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    After vaginal delivery - in the hospital

    After vaginal birth

    Most women will remain in the hospital for one night after the delivery. Take advantage of the time to bond with your new baby, get some rest, and receive some help with breastfeeding and caring for your baby.

    What to Expect after Delivery

    After the excitement of finally delivering and holding your baby, you may notice just how tired you are.

    At first you may be asked to only eat ice chips or take sips of water, at least until your health care provider is certain you are not likely to have any very heavy bleeding.

    You will remain in the room where you had your baby and a nurse will:

    • Monitor your blood pressure, heart rate, and the amount of vaginal bleeding
    • Check to make sure your uterus is becoming firmer

    If your baby did not need special care right away, you will be able to hold and admire your new child for a while.

    • At some point, your baby will be checked by someone from the nursery. Depending on the hospital where you deliver, this may be done in your room, or it may be done in the nursery.
    • Your spouse or partner can go along also, and even help wash the baby's hair for the first time.

    If you had an epidural, it may be left in for a short while after delivery to help with pain.

    Contractions, Bleeding, and Pain

    Once you deliver, the heavy contractions are over. But your uterus still needs to contract in order to shrink back towards its normal size and to prevent heavy bleeding. Breastfeeding also helps the uterus contract. These contractions maybe somewhat painful but are important.

    As your uterus becomes firmer and smaller, you are less likely to have heavier bleeding. Blood flow should gradually become slower during your first day. You may notice a few smaller clots passing when the nurse presses on your uterus to check it.

    For some women, the bleeding does not slow down or even becomes heavier. This may be caused by a small piece of placenta that remained in the lining of your uterus. Rarely a minor surgery is needed to remove it.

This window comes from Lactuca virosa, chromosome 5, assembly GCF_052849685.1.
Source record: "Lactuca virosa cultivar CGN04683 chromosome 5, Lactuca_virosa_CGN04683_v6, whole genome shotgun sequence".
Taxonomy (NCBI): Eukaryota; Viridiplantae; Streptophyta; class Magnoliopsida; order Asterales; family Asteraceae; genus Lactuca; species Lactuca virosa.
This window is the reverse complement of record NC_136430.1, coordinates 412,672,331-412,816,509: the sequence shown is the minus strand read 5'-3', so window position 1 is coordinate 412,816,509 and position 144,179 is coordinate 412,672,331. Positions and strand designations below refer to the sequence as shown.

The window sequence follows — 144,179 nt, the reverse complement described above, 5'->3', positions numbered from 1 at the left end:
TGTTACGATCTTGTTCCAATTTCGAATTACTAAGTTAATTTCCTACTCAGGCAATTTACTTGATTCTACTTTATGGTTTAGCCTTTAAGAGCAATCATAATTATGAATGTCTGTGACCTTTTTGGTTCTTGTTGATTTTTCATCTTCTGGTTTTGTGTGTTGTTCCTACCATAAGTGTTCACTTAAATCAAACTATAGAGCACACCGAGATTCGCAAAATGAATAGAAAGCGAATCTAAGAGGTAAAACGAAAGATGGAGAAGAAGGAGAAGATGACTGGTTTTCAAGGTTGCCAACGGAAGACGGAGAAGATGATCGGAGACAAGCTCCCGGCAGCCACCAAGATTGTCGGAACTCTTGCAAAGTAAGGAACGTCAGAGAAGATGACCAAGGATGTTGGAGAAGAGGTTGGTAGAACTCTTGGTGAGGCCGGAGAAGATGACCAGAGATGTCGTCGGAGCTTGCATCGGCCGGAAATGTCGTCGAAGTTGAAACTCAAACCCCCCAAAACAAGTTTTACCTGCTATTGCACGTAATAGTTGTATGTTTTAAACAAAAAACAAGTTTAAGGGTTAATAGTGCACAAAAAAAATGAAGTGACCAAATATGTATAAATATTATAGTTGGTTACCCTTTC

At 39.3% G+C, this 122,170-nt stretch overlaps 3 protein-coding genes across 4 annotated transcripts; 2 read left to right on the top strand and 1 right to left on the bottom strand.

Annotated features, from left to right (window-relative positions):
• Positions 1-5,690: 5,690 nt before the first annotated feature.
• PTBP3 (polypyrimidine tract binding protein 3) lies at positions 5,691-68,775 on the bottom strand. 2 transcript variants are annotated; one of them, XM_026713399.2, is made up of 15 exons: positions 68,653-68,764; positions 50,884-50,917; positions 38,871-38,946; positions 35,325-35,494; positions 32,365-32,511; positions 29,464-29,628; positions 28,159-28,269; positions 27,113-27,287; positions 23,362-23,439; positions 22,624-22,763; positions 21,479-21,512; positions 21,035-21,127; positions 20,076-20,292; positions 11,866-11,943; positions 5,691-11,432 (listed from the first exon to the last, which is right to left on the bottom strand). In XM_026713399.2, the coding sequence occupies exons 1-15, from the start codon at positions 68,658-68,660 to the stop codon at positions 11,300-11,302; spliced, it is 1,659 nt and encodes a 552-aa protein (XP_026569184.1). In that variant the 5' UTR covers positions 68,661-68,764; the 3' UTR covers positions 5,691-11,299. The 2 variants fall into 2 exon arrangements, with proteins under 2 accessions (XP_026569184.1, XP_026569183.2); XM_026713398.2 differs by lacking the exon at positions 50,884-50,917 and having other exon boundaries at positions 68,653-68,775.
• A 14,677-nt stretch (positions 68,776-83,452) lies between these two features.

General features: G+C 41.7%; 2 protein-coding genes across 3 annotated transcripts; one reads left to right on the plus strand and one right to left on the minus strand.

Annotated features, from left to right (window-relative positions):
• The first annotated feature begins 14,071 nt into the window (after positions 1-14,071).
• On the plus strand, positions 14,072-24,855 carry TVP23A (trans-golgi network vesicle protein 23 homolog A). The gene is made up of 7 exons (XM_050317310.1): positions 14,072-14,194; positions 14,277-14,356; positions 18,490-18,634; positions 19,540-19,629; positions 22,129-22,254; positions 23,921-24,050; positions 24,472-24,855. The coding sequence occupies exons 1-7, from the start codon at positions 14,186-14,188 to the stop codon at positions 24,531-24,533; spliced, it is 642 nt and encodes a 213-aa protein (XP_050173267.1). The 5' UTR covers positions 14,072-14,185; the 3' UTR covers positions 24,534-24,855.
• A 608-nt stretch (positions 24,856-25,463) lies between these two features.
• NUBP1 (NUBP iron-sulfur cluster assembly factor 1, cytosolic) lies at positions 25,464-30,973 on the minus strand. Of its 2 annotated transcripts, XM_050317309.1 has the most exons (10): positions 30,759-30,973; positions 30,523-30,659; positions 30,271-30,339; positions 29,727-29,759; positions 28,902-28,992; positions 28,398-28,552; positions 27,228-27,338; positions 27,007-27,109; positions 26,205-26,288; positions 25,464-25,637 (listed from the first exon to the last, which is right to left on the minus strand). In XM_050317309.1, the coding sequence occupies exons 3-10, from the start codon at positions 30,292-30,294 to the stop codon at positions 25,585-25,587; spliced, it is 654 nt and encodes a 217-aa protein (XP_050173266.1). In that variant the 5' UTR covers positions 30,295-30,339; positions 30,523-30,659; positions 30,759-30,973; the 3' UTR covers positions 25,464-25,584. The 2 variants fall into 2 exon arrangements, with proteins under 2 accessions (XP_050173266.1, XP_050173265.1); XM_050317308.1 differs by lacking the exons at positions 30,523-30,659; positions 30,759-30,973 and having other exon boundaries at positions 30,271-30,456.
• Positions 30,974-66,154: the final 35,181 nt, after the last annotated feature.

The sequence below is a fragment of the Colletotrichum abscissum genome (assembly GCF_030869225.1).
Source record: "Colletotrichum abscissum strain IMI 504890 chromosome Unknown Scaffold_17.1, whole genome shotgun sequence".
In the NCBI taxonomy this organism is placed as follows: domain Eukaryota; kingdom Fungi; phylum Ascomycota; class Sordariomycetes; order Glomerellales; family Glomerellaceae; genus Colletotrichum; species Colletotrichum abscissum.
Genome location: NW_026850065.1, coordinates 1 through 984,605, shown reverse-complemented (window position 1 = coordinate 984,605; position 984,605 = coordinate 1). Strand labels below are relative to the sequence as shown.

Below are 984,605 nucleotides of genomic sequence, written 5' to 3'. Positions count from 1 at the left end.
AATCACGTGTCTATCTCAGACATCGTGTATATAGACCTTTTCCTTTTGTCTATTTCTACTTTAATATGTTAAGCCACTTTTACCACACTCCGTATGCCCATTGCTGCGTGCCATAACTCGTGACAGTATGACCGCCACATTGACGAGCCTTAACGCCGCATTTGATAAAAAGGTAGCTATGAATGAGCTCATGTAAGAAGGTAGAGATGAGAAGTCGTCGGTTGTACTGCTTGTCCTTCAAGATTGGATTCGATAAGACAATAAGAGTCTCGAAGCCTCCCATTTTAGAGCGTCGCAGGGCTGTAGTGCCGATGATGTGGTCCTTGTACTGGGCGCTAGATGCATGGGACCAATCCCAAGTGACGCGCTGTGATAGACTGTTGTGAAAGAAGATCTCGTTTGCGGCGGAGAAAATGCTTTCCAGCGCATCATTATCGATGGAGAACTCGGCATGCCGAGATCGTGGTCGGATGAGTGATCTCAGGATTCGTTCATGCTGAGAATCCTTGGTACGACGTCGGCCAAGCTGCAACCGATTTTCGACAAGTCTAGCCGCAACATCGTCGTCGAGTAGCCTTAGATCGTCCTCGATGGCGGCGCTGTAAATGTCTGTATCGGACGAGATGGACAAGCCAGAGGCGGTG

Care of the Vagina and Perineum

    The area between the vagina and rectum is called the perineum. Even if you did not have a tear or an episiotomy, the area may be swollen and somewhat tender.

    To relieve pain or discomfort:

    • Ask your nurses to apply ice packs right after the birth. Using ice packs in the first 24 hours after birth decreases the swelling and helps with the pain.
    • Take warm baths, but wait until 24 hours after you have given birth.
    • Take medications like ibuprofen to relieve pain.

    Some women are worried about bowel movements after delivery. You may receive stool softeners.

    Passing urine may hurt some during the first day, but this doesn't usually last longer than a day or so.

    Caring for Your Baby

    Holding and caring for your new infant is exciting and makes up for the long journey of your pregnancy and the pain and discomfort of labor. Nurses and breastfeeding specialists are available to answer questions and help you.

    Keeping the baby in the room with you helps you to bond with your new family member. If the baby must go to the nursery for health reasons, take advantage of this time and rest as much as you can. Taking care of a newborn is a full time job and can be tiring. 

    Some woman feel sad or an emotional letdown after delivery. These feelings are not uncommon and are nothing to feel ashamed of. Talk with your health care provider, nurses, and partner.

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              Tests for After vaginal delivery - in the hospital

                Review Date: 9/19/2012

                Reviewed By: Susan Storck, MD, FACOG, Chief, Eastside Department of Obstetrics and Gynecology, Group Health Cooperative of Puget Sound, Bellevue, Washington; Clinical Teaching Faculty, Department of Obstetrics and Gynecology, University of Washington School of Medicine. Also reviewed by David Zieve, MD, MHA, Medical Director, A.D.A.M. Health Solutions, Ebix, Inc.

                The information provided herein should not be used during any medical emergency or for the diagnosis or treatment of any medical condition. A licensed medical professional should be consulted for diagnosis and treatment of any and all medical conditions. Links to other sites are provided for information only -- they do not constitute endorsements of those other sites. © 1997- A.D.A.M., Inc. Any duplication or distribution of the information contained herein is strictly prohibited.
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